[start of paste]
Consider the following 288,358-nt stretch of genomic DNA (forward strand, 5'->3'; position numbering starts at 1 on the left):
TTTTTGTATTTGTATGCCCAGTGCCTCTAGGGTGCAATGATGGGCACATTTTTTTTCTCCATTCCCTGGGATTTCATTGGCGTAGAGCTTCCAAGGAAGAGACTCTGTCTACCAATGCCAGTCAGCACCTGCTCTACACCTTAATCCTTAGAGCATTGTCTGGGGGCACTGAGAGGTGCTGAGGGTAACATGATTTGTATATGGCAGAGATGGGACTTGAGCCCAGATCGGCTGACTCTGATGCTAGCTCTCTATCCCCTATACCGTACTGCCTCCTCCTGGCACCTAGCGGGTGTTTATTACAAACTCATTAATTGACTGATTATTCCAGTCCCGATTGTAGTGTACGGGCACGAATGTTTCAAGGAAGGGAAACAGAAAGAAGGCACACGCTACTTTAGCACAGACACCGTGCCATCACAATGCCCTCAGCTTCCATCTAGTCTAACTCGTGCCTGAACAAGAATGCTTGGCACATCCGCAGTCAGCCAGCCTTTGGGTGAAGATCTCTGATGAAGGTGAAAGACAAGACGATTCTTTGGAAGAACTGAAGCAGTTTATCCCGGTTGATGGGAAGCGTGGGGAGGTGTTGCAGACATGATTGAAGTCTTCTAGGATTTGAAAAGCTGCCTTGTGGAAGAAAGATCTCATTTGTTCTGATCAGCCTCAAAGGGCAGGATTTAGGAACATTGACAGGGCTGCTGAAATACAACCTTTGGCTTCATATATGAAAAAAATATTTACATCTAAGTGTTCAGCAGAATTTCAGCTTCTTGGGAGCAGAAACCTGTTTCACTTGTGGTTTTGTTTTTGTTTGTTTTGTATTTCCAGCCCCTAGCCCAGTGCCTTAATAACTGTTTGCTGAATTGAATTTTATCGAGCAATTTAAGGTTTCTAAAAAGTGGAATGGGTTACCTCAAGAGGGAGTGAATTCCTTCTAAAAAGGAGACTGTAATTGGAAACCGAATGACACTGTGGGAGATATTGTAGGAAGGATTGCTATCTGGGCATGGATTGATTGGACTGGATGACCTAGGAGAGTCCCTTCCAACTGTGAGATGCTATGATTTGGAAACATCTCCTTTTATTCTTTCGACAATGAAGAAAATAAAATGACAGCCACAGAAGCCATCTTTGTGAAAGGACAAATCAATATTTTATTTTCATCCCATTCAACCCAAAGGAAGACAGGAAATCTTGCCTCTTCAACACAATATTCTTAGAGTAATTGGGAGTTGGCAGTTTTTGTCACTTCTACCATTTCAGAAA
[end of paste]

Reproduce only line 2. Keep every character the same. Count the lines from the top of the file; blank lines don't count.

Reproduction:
TTTTTGTATTTGTATGCCCAGTGCCTCTAGGGTGCAATGATGGGCACATTTTTTTTCTCCATTCCCTGGGATTTCATTGGCGTAGAGCTTCCAAGGAAGAGACTCTGTCTACCAATGCCAGTCAGCACCTGCTCTACACCTTAATCCTTAGAGCATTGTCTGGGGGCACTGAGAGGTGCTGAGGGTAACATGATTTGTATATGGCAGAGATGGGACTTGAGCCCAGATCGGCTGACTCTGATGCTAGCTCTCTATCCCCTATACCGTACTGCCTCCTCCTGGCACCTAGCGGGTGTTTATTACAAACTCATTAATTGACTGATTATTCCAGTCCCGATTGTAGTGTACGGGCACGAATGTTTCAAGGAAGGGAAACAGAAAGAAGGCACACGCTACTTTAGCACAGACACCGTGCCATCACAATGCCCTCAGCTTCCATCTAGTCTAACTCGTGCCTGAACAAGAATGCTTGGCACATCCGCAGTCAGCCAGCCTTTGGGTGAAGATCTCTGATGAAGGTGAAAGACAAGACGATTCTTTGGAAGAACTGAAGCAGTTTATCCCGGTTGATGGGAAGCGTGGGGAGGTGTTGCAGACATGATTGAAGTCTTCTAGGATTTGAAAAGCTGCCTTGTGGAAGAAAGATCTCATTTGTTCTGATCAGCCTCAAAGGGCAGGATTTAGGAACATTGACAGGGCTGCTGAAATACAACCTTTGGCTTCATATATGAAAAAAATATTTACATCTAAGTGTTCAGCAGAATTTCAGCTTCTTGGGAGCAGAAACCTGTTTCACTTGTGGTTTTGTTTTTGTTTGTTTTGTATTTCCAGCCCCTAGCCCAGTGCCTTAATAACTGTTTGCTGAATTGAATTTTATCGAGCAATTTAAGGTTTCTAAAAAGTGGAATGGGTTACCTCAAGAGGGAGTGAATTCCTTCTAAAAAGGAGACTGTAATTGGAAACCGAATGACACTGTGGGAGATATTGTAGGAAGGATTGCTATCTGGGCATGGATTGATTGGACTGGATGACCTAGGAGAGTCCCTTCCAACTGTGAGATGCTATGATTTGGAAACATCTCCTTTTATTCTTTCGACAATGAAGAAAATAAAATGACAGCCACAGAAGCCATCTTTGTGAAAGGACAAATCAATATTTTATTTTCATCCCATTCAACCCAAAGGAAGACAGGAAATCTTGCCTCTTCAACACAATATTCTTAGAGTAATTGGGAGTTGGCAGTTTTTGTCACTTCTACCATTTCAGAAA